Languages
Page last updated at 08:00 GMT, Sunday, 17 January 2010

Indian communist leader Basu dies

Former chief minister Jyoti Basu
Jyoti Basu ruled West Bengal for 23 years

Veteran Indian communist leader Jyoti Basu has died at the age of 95.

He led the Communist Party of India-Marxist (CPM) and was chief minister of West Bengal state from 1977 to 2000.

Jyoty Basu was credited with restoring stability to the state, and bringing in land reforms. He died in Calcutta after a long illness.

In 1996 he was offered to lead the federal government as PM in a left-of-centre coalition, but his party chose to support it from the outside.

Mr Basu described his party's decision decision not to join the coalition as a "historic blunder."

He made Communism look respectable
Sabyasachi Basu Roy Choudhuri

The BBC's Soutik Biswas in Delhi says he was easily India's most respected communist leader.

Our correspondent says Jyoti Basu leaves behind a controversial and mixed legacy. Though he undertook crucial land reforms in West Bengal state and empowered the peasantry, the state slid into industrial stagnation and was wracked by radical trade unionism under his rule.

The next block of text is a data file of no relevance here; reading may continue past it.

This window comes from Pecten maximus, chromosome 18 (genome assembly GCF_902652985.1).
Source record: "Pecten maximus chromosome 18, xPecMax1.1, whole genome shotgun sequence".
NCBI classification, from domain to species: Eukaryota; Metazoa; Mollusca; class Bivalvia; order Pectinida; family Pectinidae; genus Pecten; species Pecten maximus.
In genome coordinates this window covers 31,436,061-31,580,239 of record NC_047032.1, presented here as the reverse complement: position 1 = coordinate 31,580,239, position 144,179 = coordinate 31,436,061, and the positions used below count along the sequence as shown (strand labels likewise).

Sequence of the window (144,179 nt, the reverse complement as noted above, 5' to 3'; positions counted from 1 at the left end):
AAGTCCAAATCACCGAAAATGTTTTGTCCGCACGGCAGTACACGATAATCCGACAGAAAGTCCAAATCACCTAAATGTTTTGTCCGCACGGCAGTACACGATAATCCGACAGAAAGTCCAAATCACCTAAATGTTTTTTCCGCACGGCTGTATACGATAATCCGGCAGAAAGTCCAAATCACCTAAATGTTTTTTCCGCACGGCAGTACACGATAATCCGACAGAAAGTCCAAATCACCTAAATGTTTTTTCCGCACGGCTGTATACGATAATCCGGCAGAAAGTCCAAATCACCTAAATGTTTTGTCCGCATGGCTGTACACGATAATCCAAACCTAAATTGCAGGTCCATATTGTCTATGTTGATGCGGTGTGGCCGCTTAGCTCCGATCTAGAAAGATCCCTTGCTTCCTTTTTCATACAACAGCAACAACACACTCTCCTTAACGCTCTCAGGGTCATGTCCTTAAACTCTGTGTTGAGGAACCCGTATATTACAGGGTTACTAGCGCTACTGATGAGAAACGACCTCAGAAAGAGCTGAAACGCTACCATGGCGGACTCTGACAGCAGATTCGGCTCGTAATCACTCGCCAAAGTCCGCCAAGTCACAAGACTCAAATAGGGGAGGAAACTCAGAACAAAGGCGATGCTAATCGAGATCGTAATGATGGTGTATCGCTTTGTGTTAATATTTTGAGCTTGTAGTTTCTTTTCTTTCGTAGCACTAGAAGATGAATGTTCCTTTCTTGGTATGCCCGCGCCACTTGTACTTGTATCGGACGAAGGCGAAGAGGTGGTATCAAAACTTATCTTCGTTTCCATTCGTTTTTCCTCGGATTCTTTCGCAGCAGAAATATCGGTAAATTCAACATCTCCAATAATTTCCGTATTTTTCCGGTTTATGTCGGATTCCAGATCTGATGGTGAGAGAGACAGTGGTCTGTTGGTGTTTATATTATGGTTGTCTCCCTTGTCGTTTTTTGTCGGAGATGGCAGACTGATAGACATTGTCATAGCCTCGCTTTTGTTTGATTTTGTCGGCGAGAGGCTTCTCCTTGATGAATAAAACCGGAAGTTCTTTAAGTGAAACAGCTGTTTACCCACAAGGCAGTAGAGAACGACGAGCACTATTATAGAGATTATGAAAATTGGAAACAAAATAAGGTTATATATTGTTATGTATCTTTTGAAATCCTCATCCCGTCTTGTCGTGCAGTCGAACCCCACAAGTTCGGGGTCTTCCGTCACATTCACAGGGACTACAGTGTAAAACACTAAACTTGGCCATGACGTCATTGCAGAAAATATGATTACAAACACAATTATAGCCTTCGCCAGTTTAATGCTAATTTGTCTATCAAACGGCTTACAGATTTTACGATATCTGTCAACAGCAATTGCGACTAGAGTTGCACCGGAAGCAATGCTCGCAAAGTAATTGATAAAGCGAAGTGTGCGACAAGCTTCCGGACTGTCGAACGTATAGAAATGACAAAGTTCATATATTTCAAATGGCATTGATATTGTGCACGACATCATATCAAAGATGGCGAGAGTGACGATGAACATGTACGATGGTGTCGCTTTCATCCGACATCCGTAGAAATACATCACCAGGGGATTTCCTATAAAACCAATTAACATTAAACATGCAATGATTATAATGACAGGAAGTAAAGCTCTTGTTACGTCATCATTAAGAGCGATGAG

Businesses fled West Bengal, unemployment rose, and industrial unrest was rife, our correspondent says.

Jyoty Basu was often described as a Fabian socialist rather than an orthodox communist.



Print Sponsor


SEE ALSO
Obituary: Jyoti Basu
17 Jan 10 |  South Asia
Concern over ailing Indian leader
06 Jan 10 |  South Asia
Bastion of Indian communism crumbles
17 May 09 |  South Asia
Poll woe looms for West Bengal left
08 Apr 09 |  South Asia
Bengal left celebrates 30 years
21 Jun 07 |  South Asia
Left veteran just wants to retire
13 Sep 06 |  South Asia
New generation heads India's left
11 Apr 05 |  South Asia
India's communists shun national stage
17 May 04 |  South Asia


FEATURES, VIEWS, ANALYSIS
Has China's housing bubble burst?
How the world's oldest clove tree defied an empire
Why Royal Ballet principal Sergei Polunin quit

BBC navigation

BBC © 2014 The BBC is not responsible for the content of external sites. Read more.

This page is best viewed in an up-to-date web browser with style sheets (CSS) enabled. While you will be able to view the content of this page in your current browser, you will not be able to get the full visual experience. Please consider upgrading your browser software or enabling style sheets (CSS) if you are able to do so.

Americas Africa Europe Middle East South Asia Asia Pacific